Recycle, obviously, save the plastic from its fate of landfills and oceans where animals consume it and pay the price. It’s estimated that Americans recycle only one plastic water bottle out of four; the rest end up in the garbage. Recycling has been a part of my life since it was possible to do it, even bringing aluminum to the local store in Maine to get $.05 a can and then buying candy with the earnings (which was more of a self-serving endeavor). I also knew that not every item could be recycled, but like many people, I just ignorantly threw it in the recycle bin, ever hopeful. I decided that I would start my ceasing of plastic by finding out what is recyclable and trying to buy those products, while trying not to buy anything encased in plastic that can’t be recycled and doesn’t break down. Here’s what I learned:
Most plastic items or packaging have a number on them enclosed in a little triangle with arrows. My best friend thought that the little triangle with arrows meant that it was recyclable because that is the recycle sign to her, but that’s not the case. That symbol is there to tell you what kind of plastic it is, not to signify that it can be recycled. Without getting too crazy about the many types of plastic and its uses, here is what usually can be recycled and what can’t.
YES – Recyclable
#1 (PET plastic) – usually water or soda bottles – often have a redemption value on them.
#2 (HDPE plastic) – milk jugs, detergent bottles, plastic bags.
SOMETIMES Recyclable (depends on the recycling facility)
#4 (LDPE plastic) – squeezable bottles, bags for packaged bread, dry cleaner garment bags.
#5 (PP plastic) – bags in cereal boxes, butter and yogurt containers, packing tape.
#3 (PVC) – clear plastic food wrapping, irrigation pipes, kids toys (and this type of plastic is toxic too)
#6 (PS) – Styrofoam cups and food containers (take-out), straws, coffee or beverage lids, egg cartons, plastic cutlery, packing “peanuts.” This is the plastic that usually ends up on beaches and accounts for 35% of landfill waste.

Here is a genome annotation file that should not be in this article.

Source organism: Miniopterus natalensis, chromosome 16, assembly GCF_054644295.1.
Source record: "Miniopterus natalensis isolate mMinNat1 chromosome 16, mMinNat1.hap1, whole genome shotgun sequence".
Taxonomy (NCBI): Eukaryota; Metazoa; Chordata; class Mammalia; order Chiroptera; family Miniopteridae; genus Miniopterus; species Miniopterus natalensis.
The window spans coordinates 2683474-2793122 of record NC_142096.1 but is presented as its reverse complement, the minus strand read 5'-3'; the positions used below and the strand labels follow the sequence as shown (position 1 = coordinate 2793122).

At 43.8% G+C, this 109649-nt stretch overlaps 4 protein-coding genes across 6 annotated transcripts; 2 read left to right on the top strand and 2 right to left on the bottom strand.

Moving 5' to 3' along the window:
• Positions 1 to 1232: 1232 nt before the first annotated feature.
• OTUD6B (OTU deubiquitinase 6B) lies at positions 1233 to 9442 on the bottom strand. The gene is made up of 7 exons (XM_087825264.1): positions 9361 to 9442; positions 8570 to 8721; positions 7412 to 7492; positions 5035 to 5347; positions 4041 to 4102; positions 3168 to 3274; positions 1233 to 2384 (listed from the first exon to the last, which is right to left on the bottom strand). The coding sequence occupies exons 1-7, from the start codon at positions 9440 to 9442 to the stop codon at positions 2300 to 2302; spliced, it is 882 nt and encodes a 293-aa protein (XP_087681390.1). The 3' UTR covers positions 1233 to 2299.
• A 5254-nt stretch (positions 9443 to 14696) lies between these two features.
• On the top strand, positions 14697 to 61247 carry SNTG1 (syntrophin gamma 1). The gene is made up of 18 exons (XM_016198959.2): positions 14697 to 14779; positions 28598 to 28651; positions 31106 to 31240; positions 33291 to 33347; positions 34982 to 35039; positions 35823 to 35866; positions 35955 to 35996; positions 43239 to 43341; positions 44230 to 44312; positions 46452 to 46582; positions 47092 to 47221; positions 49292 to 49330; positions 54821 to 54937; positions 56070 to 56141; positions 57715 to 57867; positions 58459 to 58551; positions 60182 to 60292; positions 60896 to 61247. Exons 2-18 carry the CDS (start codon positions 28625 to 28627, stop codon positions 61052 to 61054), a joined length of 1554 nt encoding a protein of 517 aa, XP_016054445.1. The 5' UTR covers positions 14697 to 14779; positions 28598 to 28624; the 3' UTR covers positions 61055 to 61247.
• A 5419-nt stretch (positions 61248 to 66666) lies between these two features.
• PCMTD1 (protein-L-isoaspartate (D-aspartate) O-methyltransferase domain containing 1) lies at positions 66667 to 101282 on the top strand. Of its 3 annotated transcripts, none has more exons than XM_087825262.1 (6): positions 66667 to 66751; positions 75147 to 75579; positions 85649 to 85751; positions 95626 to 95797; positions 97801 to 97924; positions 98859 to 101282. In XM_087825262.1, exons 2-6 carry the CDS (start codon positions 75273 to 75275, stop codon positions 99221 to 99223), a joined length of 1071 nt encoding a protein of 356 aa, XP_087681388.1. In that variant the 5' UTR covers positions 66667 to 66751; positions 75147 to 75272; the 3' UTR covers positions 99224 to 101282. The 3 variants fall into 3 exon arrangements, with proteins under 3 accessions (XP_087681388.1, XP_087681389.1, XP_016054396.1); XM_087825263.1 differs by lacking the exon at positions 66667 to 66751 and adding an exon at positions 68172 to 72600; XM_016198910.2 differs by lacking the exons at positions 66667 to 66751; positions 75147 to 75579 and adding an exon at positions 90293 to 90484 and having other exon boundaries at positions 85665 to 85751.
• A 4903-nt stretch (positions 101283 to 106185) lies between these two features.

#7 (Other) – this is the catch-all for a variety of different plastics and which often contains the dreaded BPA, which is a known endocrine disrupter. Water cooler bottles, car parts, baby bottles, sippy cups are often made of #7. Most items claim they are “BPA free,” but removing the BPA means adding some other chemical that has not been tested. Just don’t buy #7 if possible, if anything, for health reasons.
I will keep you posted on my attempt to live plastic-free, but right now it’s seems nearly impossible and just downright depressing.
If you’re interested, here are a few things you can do:
1) Don’t get a straw when you go out to eat. Just sip your drink instead. I know that is harder to do with kids and the spill factor. Stay tuned for solutions to this one.
2) Bring your own coffee cup to Starbucks, Peet’s, etc. That one is hard for me to remember, like re-usable shopping bags once were, but it’s just a new habit to form. I tried to go without a lid and ended up with my latte all over me when I stopped short at a red light. No fun.
3) At your next party or get-together, use regular old metal cutlery. It is very easy to put it in the dishwasher instead of using throw-away plastic. Or, if you already bought plastic forks, re-use them. Most boxes are labeled “dishwasher safe.”
4) And the usual, recycle when possible before our grandchildren or their grandchildren are buried in plastic and can’t fight back when the aliens land (kidding, I’m not that crazy, yet).
However, if anyone finds me incoherent and mumbling, “the plastic, the plastic!” you all know why . Just drop me off in a forest somewhere, hopefully one that doesn’t have the dreaded plastic plants.